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TOP 500 REVIEWERon 7 March 2012
As a history this book will have some limitations - new research, new views on the leadership of the various campaigns (especially Haig,who has had a bit of a improvement in his ratings of late) and the fact that we are increasingly removed from the concerns,effects and people associated with the first great war,have made Taylor's tome less regarded then it was in past times. For all that the book is an enjoyable introduction to the subject- good humored -a little too cynical in places perhaps,well written- but pacy and rounded out with some very interesting illustrations.

My only gripe with Taylor's view is that it tends to forget that Statesmen and Generals alike operated on very limited information.Also,for all of them,the experience of mass mechanized,fast transit warfare was a completely novel phenomenon. Most European nations had undertaken colonial adventures where their armies pitted themselves against inferior opposition,but the Great War was something different.Taylor is rather critical of the military, but was the alternative to attrition and entrenchment? After all most bright ideas such as the Dardanelles ended in embarrassing failure. I would like to have understood a little more about how Germany became an economic powerhouse , why she wanted her 'place in the sun' and also why it was the Austro-Hungarian and Ottoman Empires were so weak and unready for war.

Taylor is excellent on issues relating war aims (made up as the combatants went along!),the collapse of the Russian war effort and the negotiated aftermath. It's a broad based history, looking at social,political and economic issues as well as military,so if some of the writers seem a bit sweeping or superficial, perhaps he can be rightly excused. Even so,recommended read.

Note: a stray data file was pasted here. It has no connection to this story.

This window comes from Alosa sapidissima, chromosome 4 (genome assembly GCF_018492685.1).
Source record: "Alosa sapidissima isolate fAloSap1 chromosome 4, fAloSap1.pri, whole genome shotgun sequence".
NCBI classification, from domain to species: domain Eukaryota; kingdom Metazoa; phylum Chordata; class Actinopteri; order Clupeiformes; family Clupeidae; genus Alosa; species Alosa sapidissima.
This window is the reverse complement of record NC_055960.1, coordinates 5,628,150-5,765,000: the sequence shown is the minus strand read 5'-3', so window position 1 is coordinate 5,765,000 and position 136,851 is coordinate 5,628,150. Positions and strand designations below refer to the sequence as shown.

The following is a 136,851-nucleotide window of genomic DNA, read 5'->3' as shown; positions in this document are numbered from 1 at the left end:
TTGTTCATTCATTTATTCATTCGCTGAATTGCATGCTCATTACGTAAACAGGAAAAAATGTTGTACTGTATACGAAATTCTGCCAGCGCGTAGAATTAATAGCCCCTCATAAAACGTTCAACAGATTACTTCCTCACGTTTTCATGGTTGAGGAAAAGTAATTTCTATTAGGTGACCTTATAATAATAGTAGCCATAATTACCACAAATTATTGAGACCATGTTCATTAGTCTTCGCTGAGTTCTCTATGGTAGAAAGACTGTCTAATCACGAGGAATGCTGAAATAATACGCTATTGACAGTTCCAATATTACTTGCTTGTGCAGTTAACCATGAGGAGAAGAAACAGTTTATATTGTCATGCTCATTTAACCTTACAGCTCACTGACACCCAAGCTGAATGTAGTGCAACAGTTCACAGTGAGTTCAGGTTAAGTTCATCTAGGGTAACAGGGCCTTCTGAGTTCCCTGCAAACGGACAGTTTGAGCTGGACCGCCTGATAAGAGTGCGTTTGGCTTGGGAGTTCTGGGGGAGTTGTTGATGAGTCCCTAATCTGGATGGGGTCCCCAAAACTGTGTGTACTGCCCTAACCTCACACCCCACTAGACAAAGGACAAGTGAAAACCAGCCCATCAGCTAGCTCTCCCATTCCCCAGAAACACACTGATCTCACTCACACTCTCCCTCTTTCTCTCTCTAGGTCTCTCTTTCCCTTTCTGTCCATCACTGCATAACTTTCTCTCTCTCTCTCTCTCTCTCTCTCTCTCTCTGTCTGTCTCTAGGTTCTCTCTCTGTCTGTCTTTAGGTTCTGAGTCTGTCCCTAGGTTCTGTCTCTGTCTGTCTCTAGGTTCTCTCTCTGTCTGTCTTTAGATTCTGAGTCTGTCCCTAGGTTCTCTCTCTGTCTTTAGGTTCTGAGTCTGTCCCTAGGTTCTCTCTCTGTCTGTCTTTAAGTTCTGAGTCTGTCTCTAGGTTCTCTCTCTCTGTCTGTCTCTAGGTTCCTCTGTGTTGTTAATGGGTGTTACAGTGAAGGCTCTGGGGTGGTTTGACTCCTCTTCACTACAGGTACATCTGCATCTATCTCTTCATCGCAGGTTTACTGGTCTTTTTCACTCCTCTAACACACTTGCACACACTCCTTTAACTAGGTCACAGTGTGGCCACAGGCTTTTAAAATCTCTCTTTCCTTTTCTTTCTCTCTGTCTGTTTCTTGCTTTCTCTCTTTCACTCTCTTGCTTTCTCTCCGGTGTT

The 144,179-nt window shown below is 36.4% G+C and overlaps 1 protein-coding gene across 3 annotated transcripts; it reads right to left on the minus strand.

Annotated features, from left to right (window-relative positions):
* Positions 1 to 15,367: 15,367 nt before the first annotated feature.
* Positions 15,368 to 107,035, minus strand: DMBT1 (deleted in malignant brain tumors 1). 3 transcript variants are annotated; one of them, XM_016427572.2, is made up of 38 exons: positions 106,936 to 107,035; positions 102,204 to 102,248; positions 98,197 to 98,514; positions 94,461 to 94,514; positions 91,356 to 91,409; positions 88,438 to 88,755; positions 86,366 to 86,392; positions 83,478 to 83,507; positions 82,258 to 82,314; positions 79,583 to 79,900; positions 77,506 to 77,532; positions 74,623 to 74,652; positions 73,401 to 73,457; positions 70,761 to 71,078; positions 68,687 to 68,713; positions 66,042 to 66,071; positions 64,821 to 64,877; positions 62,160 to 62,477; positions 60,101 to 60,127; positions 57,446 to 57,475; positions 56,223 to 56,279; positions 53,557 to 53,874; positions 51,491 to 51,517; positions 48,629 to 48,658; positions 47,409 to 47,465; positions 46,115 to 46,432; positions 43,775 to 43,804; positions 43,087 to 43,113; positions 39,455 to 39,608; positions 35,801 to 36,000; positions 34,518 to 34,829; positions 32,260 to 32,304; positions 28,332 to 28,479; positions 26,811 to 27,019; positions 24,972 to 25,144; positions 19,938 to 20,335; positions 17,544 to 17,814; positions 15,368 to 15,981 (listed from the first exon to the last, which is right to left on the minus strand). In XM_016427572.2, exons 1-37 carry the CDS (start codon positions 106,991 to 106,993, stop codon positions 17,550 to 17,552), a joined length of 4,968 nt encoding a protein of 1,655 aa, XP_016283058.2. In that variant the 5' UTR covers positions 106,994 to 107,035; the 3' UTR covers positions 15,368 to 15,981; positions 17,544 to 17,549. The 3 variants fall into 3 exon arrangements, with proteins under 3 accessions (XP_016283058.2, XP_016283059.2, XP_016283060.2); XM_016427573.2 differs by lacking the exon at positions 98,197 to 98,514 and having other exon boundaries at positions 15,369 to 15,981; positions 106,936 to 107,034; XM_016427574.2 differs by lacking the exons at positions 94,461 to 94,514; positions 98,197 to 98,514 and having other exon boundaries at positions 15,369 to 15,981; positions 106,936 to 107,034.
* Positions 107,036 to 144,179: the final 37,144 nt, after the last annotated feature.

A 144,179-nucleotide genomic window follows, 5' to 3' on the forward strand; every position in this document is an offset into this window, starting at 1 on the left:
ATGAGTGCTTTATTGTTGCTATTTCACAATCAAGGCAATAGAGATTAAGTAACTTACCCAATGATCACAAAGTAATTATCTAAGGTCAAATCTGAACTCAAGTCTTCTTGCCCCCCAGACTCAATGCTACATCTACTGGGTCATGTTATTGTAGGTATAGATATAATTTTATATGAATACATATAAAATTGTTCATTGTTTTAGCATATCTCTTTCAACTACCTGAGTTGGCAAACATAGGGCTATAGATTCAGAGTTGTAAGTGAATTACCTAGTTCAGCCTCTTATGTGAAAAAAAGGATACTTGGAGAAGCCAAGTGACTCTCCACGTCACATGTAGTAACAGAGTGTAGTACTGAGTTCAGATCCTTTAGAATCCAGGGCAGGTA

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on 28 October 2000
AJP Taylor was considered one of the giants of the British historical community. He is the one historian just about every GCSE pupil will have heard of, largely as his works seem to be the most widely quoted in school history text books on the Great War. Which is a shame in a way. Taylor's strength was never in running with the pack. His great strength, a strength that is still present in his works if read today, is that by their controversial nature they stimulated debate. That pretty fairly sums up the appeal of this book. It is a typical product of the 1960s/70s school of Great war historiography. The generals are butchers, the soldiers are dewey eyed, forelock touching innocents sent trotting off to their deaths by unfeeling idiots. The debate has since moved on. Plus, if you are looking for an account of the war in MILITARY terms, this is not the one for you. It's strengths lie in the spheres of social and political history. On the plus side, Taylor's writing style is entertaining and drily witty. The text is enhanced by the addition of a number of photographs scattered throughout the book (many of these include explanatory captions, a further opportunity for Taylor to exercise some rather wry humour. "Lloyd George casts an expert eye over munitions girls"... Well quite.). It is an easy read and very accessible for a Great War novice or younger student. Go into it with your eyes open and take it for what it is - a product of it's times and it's somewhat idiosyncratic author - and there is a lot to be gained from this book. It is an excellent stimulus for debate. Just be sure to read more widely because this gives a very personal and outdated picture. If you only ever read one history of the Great War DON'T make it this one!
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on 12 February 2014